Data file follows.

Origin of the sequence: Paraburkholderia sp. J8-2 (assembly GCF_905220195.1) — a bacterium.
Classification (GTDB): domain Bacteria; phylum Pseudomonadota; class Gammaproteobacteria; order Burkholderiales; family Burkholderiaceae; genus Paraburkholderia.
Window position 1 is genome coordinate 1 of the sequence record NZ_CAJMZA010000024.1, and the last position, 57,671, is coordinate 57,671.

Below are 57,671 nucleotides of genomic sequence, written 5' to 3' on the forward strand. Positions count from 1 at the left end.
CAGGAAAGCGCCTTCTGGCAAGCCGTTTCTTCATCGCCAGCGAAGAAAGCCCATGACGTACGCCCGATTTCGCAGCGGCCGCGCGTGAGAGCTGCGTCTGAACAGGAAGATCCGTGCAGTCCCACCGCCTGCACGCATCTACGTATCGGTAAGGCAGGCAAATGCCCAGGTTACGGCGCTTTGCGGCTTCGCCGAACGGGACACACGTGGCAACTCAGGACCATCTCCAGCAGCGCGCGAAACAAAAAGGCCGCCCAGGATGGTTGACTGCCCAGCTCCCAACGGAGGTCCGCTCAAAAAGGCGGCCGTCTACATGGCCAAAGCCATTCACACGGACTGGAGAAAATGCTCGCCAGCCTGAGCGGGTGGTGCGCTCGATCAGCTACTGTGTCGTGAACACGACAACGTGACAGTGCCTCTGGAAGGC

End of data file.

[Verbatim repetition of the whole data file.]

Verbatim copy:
Origin of the sequence: Paraburkholderia sp. J8-2 (assembly GCF_905220195.1) — a bacterium.
Classification (GTDB): domain Bacteria; phylum Pseudomonadota; class Gammaproteobacteria; order Burkholderiales; family Burkholderiaceae; genus Paraburkholderia.
Window position 1 is genome coordinate 1 of the sequence record NZ_CAJMZA010000024.1, and the last position, 57,671, is coordinate 57,671.

Below are 57,671 nucleotides of genomic sequence, written 5' to 3' on the forward strand. Positions count from 1 at the left end.
CAGGAAAGCGCCTTCTGGCAAGCCGTTTCTTCATCGCCAGCGAAGAAAGCCCATGACGTACGCCCGATTTCGCAGCGGCCGCGCGTGAGAGCTGCGTCTGAACAGGAAGATCCGTGCAGTCCCACCGCCTGCACGCATCTACGTATCGGTAAGGCAGGCAAATGCCCAGGTTACGGCGCTTTGCGGCTTCGCCGAACGGGACACACGTGGCAACTCAGGACCATCTCCAGCAGCGCGCGAAACAAAAAGGCCGCCCAGGATGGTTGACTGCCCAGCTCCCAACGGAGGTCCGCTCAAAAAGGCGGCCGTCTACATGGCCAAAGCCATTCACACGGACTGGAGAAAATGCTCGCCAGCCTGAGCGGGTGGTGCGCTCGATCAGCTACTGTGTCGTGAACACGACAACGTGACAGTGCCTCTGGAAGGC